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In the wake of a cancer diagnosis, feelings like fear, anger, and frustration are common. However, the patient is not the only one suddenly overwhelmed with these emotions. Cancer, it seems, is a disease diagnosed to everyone close to the patient, as well.
“Being diagnosed with cancer doesn’t just affect the person with the disease, but everyone around them,” says Jessica Aguirre, currently fighting her third battle with cancer. “It was a complete shock to me and my family - I was a young, single mother of two boys who had everything going for me.”
These feelings of shock and fear are normal, according to Molly Tyler, Director of e+CancerHome at e+CancerCare.
“Being diagnosed with cancer doesn’t just affect the person with the disease, but everyone around them,” says Jessica Aguirre.
“The word “cancer” is scary, so hearing that triggers a natural reaction of fear and anxiety. It’s fear of the unknown, and fear of loss,” says Tyler.
That fear, however, is replaced with more positive emotions and feelings after a short time, says Tyler. Support and how the family can help are, usually, the family’s next focus points after the initial shock has passed. “We are a very proactive society in regards to cancer, so once the shock of the diagnosis has faded, it becomes about how the family can help,” she says.
Cancer, a Family Affair
Rudy Shur saw first hand how a family can come together and support their loved one in the face of cancer when his wife was diagnosed with a rare and aggressive form called Anaplastic Thyroid Cancer (ATC) in 2007.
“As soon as my family was told about the cancer and how serious it is, we joined together to build a working team around my wife,” says Shur.
Shur’s son and daughter, as well as their spouses, all did research about the disease and the best medical professionals to handle it. Shur, who is a publisher of health titles, also called as many contacts as he could. Treating his wife’s disease, and as quickly as possible, became a family affair.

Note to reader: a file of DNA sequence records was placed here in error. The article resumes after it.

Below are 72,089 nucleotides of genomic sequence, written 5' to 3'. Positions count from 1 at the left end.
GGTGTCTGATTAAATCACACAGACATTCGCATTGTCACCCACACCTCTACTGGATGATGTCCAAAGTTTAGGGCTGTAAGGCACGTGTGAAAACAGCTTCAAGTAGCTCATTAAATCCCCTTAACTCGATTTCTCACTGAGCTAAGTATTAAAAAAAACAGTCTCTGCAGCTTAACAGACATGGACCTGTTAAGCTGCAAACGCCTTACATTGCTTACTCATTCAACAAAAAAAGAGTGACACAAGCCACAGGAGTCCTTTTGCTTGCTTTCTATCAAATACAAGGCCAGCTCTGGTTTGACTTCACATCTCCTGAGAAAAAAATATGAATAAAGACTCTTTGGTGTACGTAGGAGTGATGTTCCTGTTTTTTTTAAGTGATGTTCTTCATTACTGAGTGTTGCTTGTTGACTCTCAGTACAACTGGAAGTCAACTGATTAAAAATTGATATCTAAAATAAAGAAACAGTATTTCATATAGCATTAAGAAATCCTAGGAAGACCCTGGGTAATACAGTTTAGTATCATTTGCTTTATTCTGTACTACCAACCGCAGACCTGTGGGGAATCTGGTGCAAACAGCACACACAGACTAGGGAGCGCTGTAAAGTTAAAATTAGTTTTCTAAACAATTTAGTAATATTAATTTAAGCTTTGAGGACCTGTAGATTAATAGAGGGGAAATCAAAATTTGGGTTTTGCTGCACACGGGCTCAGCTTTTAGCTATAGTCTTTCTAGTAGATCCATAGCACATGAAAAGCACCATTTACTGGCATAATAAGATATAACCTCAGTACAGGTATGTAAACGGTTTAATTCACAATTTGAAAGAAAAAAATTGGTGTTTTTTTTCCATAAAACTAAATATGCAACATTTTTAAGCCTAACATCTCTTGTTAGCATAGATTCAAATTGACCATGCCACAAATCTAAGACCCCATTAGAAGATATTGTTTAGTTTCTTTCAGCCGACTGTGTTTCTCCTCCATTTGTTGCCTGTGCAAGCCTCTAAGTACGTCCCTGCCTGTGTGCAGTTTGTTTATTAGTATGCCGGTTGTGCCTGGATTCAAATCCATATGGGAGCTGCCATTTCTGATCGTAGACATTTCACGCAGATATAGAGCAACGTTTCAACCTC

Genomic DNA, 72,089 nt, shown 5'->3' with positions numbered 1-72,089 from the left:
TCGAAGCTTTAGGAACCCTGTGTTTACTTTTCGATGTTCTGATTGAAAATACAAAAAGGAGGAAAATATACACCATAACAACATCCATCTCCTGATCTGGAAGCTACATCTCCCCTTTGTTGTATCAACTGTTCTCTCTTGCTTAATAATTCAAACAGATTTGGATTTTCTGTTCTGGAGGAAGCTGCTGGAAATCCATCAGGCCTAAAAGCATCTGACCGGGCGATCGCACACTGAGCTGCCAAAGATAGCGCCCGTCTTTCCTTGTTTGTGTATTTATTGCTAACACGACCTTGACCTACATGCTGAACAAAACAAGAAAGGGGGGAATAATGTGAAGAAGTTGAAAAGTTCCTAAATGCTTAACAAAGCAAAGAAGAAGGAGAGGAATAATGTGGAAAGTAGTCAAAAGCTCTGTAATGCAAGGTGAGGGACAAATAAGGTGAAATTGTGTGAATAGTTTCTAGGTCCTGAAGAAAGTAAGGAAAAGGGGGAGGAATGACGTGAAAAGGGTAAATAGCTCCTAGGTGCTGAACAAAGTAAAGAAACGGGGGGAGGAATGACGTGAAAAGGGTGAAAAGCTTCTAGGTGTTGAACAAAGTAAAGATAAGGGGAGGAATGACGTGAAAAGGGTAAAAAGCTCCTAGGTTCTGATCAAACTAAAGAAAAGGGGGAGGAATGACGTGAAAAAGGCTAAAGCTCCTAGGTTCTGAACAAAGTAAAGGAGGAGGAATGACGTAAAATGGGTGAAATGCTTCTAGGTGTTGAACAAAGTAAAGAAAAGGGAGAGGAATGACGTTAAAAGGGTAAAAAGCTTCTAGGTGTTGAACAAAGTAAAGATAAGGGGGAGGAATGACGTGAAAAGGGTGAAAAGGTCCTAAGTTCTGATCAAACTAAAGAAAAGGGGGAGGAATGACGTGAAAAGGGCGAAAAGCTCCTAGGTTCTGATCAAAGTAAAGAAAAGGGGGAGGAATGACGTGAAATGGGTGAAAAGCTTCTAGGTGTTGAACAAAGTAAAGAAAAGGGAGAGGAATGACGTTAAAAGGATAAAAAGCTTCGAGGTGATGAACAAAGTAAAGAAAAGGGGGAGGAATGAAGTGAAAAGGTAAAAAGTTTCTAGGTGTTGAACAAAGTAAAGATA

“When we went to visit doctors, my son, daughter and I were there with my wife,” he says. “At one time or another, we all provided some important fact or piece of information that helped us make better and more informed decisions about the course of treatments my wife had to undergo.”
Coming together as a family and doing their research, ultimately, helped save Shur’s wife who has been cancer-free for four years.
"Importance of the Little Things"
Aguirre also credits cancer for bringing her family closer together, citing, specifically, her relationship with her sister as one in which to two never really talked or spent time together. Her recent cancer re-diagnosis, however, has brought her sister closer to her both emotionally and geographically.
“My sister now lives 5 minutes away from me, and I see her everyday and talk to her several times a day. She truly is one of my closest friends,” says Aguirre. “When you are diagnosed, you understand the importance of little things, and you don't take anything for granted.”
New appreciation for people in one’s life, especially close family members, is a common, positive side effect of a cancer diagnosis. “Many times, [it] sheds light on what that person means to them, and puts their own lives in perspective, as well,” says Tyler.
Aguirre, a 29-year-old single mother of two, is fighting her third cancer diagnosis. Her breast cancer metastasized to her brain in May of this year.
Finding the Good Within the Bad
Also a mother of two, Christine Clifford was diagnosed in 1994. Her goals after her diagnosis were simple: to live long enough to see her sons graduate high school and to celebrate everyday she had together with her family.
To help deal with the heaviness of her situation and to make it easier on her sons, Clifford says she focused on finding the good within the bad. “I focused on the use of humor throughout my cancer experience. Humor is a great connector of people, and I wanted people and my family to be close to me as I went through my treatments,” she says.
The 18-plus-year survivor wrote the book, ‘Our Family Has Cancer, Too!’ with the help of her two sons (ages eight and ten at the time of her diagnosis). The book, full of cartoons, illustrates the family’s search for levity in such a serious situation.
Originally given 6 months to live, Clifford beat the disease that took her mother’s life and started the organization called ‘The Cancer Club,’ to help others find humor in their situation.
Coming together and moving forward as a family are important steps after the initial shock of a cancer diagnosis. From a negative situation can come multiple positive outcomes, such as a new outlook on life and a fresh appreciation for the people closest to a patient - their direct family.
“Someone recently told me, I'm just so sorry for all that you have had to go through. I looked at them and smiled and said: ‘Pease do not be sorry, I am so thankful for cancer. It has saved my family and we are closer than ever before, so I wouldn't change a thing,” says Aguirre.
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